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Senate acts to save Federal Helium Program

MZ-3A, the U.S. Navy's only airship currently in operation, in this handout photo provided by the U.S. Navy. Helium is considered a vital element in industries including aerospace and defense. REUTERS/Adam Henderson/U.S. Navy/Handout via Reuters (HANDOUT/REUTERS)

The Senate on Thursday approved a bill that would stave off the impending shutdown of an oddball — but highly necessary — government program, the Federal Helium Program.

Under that program, the U.S. government stores vast amounts of the gas in a rock formation under Texas, then sells it for use in everything from party balloons to MRI machines. But the program is due to shut down Oct. 7, as a result of a law passed in 1996.

That law was intended to be a victory for small government, ending a program from the age of zeppelins, and getting Washington out of the helium business.

But now, it looks like a disaster, since there are not sufficient private sources of helium to take the federal program’s place.

A closure could mean a shortage of helium, which could affect both medical facilities and laboratories that use the gas in low-temperature research. The federal program sells off portions of its helium every year, accounting for about 42 percent of the U.S. supply of the unrefined gas. The program, with about five employees, pays for itself with proceeds from the sales.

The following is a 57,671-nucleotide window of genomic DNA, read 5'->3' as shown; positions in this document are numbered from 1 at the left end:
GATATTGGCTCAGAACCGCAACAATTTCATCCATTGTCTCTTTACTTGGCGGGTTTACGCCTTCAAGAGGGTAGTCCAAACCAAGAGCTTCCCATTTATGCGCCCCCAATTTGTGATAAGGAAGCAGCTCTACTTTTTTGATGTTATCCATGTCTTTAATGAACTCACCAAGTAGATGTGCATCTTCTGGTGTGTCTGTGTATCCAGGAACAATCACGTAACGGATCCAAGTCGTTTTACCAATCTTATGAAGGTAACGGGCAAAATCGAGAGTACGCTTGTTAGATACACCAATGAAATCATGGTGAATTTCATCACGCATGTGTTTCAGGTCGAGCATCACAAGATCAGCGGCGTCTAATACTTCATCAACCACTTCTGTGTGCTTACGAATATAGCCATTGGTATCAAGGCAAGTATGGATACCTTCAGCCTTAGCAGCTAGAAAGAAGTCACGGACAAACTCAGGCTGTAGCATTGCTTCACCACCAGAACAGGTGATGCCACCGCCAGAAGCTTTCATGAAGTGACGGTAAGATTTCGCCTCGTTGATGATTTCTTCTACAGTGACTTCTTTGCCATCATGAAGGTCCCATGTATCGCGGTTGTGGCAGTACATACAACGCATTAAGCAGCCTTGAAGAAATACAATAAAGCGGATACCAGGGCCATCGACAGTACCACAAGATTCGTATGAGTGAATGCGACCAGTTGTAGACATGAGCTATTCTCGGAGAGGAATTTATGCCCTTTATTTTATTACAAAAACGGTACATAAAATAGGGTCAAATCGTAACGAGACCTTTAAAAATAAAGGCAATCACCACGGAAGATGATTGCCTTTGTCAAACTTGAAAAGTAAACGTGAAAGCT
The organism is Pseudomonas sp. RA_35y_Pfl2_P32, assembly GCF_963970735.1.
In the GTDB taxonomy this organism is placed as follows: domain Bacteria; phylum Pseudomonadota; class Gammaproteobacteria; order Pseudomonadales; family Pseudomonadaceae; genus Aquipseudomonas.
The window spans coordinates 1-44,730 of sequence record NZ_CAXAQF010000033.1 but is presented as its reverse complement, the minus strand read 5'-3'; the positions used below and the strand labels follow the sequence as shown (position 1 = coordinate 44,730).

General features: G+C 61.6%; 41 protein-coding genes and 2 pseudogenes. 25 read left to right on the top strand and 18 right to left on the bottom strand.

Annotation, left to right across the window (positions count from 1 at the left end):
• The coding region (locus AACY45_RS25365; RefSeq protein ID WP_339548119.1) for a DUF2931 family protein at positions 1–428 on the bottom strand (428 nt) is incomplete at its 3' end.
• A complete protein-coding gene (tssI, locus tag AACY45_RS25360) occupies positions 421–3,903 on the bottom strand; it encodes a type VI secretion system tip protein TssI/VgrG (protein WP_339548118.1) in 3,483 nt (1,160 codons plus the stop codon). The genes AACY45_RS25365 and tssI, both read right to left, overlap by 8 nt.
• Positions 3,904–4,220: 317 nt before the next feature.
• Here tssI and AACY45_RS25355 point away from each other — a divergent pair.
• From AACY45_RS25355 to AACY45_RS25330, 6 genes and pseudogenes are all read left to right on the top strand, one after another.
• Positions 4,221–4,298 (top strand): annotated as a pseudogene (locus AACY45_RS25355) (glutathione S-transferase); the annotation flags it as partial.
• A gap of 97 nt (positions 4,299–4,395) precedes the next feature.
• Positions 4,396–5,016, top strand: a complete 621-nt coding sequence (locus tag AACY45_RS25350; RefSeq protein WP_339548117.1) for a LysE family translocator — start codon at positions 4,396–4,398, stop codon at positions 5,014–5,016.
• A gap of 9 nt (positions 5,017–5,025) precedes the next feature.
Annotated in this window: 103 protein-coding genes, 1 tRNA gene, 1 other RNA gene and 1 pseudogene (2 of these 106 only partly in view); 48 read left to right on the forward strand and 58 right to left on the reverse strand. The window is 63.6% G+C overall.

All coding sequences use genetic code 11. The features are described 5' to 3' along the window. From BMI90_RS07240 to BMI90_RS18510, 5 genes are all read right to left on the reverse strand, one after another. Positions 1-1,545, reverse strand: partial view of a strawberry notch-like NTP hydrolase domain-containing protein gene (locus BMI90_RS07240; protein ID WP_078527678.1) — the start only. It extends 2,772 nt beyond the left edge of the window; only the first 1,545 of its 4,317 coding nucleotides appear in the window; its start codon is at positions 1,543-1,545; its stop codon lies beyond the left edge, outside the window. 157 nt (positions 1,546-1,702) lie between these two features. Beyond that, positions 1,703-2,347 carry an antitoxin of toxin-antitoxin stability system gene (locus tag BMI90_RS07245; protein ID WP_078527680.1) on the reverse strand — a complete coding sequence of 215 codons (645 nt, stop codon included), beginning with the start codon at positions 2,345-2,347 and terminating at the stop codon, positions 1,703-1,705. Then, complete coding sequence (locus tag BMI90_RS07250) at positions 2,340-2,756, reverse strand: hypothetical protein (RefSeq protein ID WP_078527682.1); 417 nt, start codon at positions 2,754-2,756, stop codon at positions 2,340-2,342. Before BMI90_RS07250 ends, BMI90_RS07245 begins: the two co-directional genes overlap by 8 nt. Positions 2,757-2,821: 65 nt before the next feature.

The Senate bill would extend the helium program, although it has provisions to auction of much of the remaining reserve to private companies. In the long run, said Sen. Ron Wyden (D-Ore.), “it gets the government out of the helium business.”

The bill passed Thursday by a vote of 97 to 2. Sen. Jeff Sessions (R-Ala.) and Sen. Ted Cruz (R-Texas) voted “no.” Cruz spoke ahead of the vote, saying he supported a version of the bill passed by the House, because he said it allotted a more significant fraction of money made from helium sales to deficit reduction.

President Obama indicated Thursday that he supported the Senate version of the bill. Now, the House and Senate will have to iron out differences between the two bills, with the deadline still looming in early October.

David A. Fahrenthold covers Congress for the Washington Post. He has been at the Post since 2000, and previously covered (in order) the D.C. police, New England, and the environment.


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